There is “no confirmed evidence” the ‘Momo Challenge’ poses a threat to children in Britain, a senior government minister said today.
Andrea Leadsom told the House of Commons she was “extremely concerned” about reports of a ‘suicide game’ being aimed at kids.
But she stressed that neither the Samaritans, the NSPCC nor the UK Safer Internet Centre have found confirmed evidence of a risk.
She added “more needs to be done” in a wider sense to protect children from bullying or self-harm content online.
Senior Tory MP Ms Leadsom is the Leader of the Commons and attends Cabinet meetings in 10 Downing Street.
It comes after schools sent warnings to parents over fears children were being hounded on social media with frightening messages and told to self-harm.
‘Momo’ is said to refer to a haunting character with bulging eyes used to contact children online.
St Bedes RC Primary School in Carlisle, Cumbria, told parents that it poses a “serious risk” to children’s safety.
But YouTube insisted it has “not received any recent evidence” of the reported challenge appearing in children’s videos.
A YouTube spokesperson told the DailyDot: “Contrary to press reports, we’ve not received any recent evidence of videos showing or promoting the Momo challenge on YouTube.
“Content of this kind would be in violation of our policies and removed immediately.”
Organisations told The Guardian they had not received any confirmed evidence that the phenomenon was posing a risk to British children, branding it a “moral panic” and “fake news”.
And today a number of charities and organisations united to issue a statement announcing they will no longer name the phenomenon.
The joint statement by the Professional Online Safety Helpline, Childline, NSPCC, Childnet, Internet Matters and Samaritans said: “There is a lot in the news and discussions in communities about alleged risky/dangerous online games/challenges.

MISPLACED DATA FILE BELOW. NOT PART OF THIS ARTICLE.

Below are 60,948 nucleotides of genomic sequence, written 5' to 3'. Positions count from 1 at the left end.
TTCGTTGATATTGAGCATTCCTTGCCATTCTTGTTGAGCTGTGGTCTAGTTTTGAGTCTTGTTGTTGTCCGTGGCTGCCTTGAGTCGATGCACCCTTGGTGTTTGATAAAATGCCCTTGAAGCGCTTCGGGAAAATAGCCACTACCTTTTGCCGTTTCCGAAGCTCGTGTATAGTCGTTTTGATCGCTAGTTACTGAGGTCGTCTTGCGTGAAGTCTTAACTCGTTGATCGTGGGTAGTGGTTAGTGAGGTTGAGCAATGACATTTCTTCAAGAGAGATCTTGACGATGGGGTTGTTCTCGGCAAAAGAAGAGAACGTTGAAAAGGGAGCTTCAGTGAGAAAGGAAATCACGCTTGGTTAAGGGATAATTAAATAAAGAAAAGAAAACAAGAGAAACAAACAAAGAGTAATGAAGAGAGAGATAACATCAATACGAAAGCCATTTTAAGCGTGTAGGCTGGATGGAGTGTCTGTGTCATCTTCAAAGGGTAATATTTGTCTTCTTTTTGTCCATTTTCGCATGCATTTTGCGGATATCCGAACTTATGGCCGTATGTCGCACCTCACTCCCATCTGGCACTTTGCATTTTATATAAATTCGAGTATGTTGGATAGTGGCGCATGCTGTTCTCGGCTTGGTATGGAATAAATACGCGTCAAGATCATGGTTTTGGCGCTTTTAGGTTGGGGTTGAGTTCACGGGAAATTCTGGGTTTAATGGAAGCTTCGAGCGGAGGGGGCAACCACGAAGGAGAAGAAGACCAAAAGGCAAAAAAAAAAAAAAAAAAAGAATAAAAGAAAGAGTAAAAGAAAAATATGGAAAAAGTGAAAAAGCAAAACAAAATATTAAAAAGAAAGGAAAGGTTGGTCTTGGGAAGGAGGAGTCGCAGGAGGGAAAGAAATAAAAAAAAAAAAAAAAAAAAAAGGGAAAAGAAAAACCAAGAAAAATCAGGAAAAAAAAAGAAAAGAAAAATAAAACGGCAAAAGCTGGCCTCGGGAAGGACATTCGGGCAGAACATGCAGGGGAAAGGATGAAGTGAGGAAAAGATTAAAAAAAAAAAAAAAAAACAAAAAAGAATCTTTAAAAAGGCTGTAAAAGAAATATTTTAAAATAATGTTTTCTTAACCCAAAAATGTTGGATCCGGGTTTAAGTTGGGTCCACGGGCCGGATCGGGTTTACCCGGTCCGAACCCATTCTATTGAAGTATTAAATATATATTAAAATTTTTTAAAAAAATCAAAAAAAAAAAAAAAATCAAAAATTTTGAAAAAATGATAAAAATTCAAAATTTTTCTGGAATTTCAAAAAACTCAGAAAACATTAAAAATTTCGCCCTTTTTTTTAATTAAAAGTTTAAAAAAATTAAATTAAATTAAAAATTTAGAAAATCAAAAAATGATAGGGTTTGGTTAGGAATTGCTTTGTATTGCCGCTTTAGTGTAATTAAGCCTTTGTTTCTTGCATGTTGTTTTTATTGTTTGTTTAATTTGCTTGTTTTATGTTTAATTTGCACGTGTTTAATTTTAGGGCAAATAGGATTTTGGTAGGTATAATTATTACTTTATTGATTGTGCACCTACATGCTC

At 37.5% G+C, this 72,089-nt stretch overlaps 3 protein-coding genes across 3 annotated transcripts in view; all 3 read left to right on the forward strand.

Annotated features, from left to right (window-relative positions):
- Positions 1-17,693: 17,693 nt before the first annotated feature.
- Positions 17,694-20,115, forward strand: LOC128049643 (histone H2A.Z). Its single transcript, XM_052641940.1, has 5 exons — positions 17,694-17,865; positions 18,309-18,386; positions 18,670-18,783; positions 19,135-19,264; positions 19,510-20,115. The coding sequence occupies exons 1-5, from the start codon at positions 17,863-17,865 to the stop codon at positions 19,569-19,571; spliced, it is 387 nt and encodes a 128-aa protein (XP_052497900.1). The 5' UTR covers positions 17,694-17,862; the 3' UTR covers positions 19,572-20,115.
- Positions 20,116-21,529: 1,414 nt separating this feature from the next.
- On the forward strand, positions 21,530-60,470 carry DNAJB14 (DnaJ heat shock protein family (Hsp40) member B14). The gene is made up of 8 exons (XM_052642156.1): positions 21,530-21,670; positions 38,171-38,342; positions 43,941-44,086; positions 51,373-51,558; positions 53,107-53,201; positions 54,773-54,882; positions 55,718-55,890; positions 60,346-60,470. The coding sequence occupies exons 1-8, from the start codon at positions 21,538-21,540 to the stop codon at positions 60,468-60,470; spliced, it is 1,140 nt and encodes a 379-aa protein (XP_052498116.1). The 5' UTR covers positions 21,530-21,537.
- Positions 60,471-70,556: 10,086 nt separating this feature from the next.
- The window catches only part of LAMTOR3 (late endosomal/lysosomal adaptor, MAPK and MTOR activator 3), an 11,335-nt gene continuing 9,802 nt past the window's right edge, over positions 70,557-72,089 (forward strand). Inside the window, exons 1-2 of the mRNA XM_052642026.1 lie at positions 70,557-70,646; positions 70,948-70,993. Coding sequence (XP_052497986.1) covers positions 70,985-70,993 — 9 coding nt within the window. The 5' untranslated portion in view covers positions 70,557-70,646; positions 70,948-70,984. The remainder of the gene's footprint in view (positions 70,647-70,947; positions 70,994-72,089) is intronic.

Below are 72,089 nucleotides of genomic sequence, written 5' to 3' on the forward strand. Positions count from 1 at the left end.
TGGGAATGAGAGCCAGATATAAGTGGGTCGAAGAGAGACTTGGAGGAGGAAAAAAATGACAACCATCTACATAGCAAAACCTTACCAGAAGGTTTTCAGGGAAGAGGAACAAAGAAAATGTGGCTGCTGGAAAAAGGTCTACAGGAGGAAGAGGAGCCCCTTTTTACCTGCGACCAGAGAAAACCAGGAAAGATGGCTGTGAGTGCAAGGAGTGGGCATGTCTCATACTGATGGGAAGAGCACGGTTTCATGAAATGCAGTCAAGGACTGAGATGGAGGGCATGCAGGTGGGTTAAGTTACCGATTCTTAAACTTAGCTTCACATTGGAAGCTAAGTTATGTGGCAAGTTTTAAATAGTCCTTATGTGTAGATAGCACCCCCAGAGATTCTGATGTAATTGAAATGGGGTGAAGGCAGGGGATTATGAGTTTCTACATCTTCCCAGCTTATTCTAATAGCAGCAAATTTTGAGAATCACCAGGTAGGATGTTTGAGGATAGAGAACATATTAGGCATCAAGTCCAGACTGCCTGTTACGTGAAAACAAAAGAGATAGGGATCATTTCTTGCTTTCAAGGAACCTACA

“In consultation and collectively with other child safety organisations we are taking the approach of not naming such services/images.
“But we do want to make people aware of services they can use if they do have any safeguarding concerns:
An NSPCC Scotland spokesperson said: “The constantly evolving digital world means a steady influx of new apps and games and can be hard for parents to keep track of.
“That’s why it’s important for parents to talk regularly with children about these apps and games and the potential risks they can be exposed to.
“The NSPCC publishes advice and guidance for parents on discussing online safety with their children, as well as Net Aware – the UK’s only parental guide to social media and gaming apps.”
The issue was raised in the House of Commons chamber today by Tory MP Douglas Ross.
He said: “I’ve been contacted by constituents in Moray concerned about the growing participation in something called the Momo Challenge.
“This is where young people can be watching various social media platforms and messages pop up urging them to contact a number on WhatsApp which then sends some images and instructions on how to harm themselves and others.
“And unfortunately in some parts of the world this Momo Challenge has been linked to young people taking their own lives.
“So can we have a debate and allow the government to explain what more we can do to protect and educate young people about the scourge of these online dangers.”
Senior minister Andrea Leadsom replied: “He is raising an appalling situation. The Momo Challenge – something I’ve also heard of – is one the government is extremely concerned about.
“We’ve been very clear that more needs to be done to protect young people online, including from cyber-bullying and suicide and self-harm content.
“And internet companies do have a responsibility to their users.”
She said a new Online Harms White Paper will contain laws and rules to keep UK users safe online.
She added: “But what I can say to him is in the case of Momo, organisations including the Samaritans, the NSPCC and the Safer Internet Centre have said that there is no confirmed evidence that the Momo phenomenon is posing a threat to British children.”
- Samaritans (116 123) operates a 24-hour service available every day of the year. If you prefer to write down how you’re feeling, or if you’re worried about being overheard on the phone, you can email Samaritans at email@example.com